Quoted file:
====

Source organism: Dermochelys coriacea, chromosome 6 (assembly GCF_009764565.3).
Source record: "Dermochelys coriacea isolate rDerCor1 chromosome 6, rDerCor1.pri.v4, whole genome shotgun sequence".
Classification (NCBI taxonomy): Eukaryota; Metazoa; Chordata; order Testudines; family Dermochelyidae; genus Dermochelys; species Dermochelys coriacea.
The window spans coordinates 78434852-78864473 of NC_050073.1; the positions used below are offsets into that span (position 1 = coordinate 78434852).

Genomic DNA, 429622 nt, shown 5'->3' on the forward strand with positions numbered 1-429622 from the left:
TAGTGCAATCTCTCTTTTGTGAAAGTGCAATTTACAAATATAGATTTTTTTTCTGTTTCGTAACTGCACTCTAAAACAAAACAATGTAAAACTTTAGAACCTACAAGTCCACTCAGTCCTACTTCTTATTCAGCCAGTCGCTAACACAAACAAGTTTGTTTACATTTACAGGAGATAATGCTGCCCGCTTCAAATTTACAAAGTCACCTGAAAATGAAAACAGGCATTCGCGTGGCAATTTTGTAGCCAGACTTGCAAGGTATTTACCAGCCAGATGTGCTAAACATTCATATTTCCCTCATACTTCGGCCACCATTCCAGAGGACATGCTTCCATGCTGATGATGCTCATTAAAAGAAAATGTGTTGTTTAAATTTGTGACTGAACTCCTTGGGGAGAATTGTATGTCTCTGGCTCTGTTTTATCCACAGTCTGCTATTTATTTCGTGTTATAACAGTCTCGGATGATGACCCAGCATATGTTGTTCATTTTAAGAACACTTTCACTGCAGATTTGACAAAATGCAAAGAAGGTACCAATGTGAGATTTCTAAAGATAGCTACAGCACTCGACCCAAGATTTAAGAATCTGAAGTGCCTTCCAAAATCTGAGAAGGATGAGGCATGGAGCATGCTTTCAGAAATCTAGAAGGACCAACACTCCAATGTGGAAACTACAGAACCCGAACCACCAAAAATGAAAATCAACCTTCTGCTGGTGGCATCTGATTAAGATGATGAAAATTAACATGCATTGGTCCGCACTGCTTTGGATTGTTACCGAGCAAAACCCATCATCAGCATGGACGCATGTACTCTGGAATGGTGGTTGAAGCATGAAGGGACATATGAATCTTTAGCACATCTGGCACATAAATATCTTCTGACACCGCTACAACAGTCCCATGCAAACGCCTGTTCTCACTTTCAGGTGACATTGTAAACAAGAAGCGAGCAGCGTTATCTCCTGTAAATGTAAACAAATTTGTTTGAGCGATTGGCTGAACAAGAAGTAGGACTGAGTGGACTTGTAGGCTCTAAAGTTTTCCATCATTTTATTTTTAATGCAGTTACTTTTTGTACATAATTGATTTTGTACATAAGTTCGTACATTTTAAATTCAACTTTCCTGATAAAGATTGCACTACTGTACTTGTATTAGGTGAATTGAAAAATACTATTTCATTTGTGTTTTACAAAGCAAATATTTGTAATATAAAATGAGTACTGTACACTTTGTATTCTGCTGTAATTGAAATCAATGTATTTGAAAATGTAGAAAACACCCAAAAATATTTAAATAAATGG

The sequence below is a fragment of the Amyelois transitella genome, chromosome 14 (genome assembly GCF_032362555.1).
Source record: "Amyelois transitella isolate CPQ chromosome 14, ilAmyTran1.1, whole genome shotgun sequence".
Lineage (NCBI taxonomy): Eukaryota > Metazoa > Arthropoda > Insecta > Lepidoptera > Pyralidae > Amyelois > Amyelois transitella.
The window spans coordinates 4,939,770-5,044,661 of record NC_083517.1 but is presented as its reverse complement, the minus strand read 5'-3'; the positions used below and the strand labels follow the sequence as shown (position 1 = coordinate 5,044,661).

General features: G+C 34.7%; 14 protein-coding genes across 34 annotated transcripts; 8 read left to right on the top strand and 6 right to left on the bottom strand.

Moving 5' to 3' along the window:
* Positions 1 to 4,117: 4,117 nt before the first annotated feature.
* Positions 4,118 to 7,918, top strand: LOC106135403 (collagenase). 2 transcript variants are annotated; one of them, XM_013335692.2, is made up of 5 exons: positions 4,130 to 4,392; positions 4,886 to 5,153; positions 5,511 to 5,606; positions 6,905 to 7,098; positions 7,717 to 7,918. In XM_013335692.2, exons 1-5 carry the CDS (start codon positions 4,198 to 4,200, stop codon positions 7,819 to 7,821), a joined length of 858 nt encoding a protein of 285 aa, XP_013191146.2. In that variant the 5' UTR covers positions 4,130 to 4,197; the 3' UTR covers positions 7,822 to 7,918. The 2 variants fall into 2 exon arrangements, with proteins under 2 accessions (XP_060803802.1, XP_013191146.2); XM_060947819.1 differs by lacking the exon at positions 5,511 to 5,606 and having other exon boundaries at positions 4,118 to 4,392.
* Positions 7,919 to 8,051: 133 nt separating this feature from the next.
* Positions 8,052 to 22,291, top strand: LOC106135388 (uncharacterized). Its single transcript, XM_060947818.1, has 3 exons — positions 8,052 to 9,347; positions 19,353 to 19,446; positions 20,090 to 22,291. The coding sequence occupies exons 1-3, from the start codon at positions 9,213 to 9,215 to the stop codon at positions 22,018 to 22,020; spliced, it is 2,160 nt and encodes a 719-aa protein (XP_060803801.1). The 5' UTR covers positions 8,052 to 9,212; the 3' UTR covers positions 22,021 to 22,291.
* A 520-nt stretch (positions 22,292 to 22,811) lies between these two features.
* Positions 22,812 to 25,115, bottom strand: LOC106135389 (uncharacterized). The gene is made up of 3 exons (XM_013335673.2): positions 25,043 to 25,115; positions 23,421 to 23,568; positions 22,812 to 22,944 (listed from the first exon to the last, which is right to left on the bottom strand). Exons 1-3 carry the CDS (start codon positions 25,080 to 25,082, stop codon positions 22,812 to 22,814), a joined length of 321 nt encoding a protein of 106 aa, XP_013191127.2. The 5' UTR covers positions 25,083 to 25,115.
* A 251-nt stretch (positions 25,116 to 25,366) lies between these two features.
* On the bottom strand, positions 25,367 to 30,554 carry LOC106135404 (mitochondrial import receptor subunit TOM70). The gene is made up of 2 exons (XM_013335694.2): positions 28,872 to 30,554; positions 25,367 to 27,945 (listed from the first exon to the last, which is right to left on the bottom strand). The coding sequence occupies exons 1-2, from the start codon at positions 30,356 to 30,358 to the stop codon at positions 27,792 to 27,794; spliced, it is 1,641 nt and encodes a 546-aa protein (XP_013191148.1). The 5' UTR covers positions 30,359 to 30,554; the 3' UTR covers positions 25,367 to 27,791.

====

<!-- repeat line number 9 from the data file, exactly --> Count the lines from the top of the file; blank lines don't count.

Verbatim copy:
Lineage (NCBI taxonomy): Eukaryota > Metazoa > Arthropoda > Insecta > Lepidoptera > Pyralidae > Amyelois > Amyelois transitella.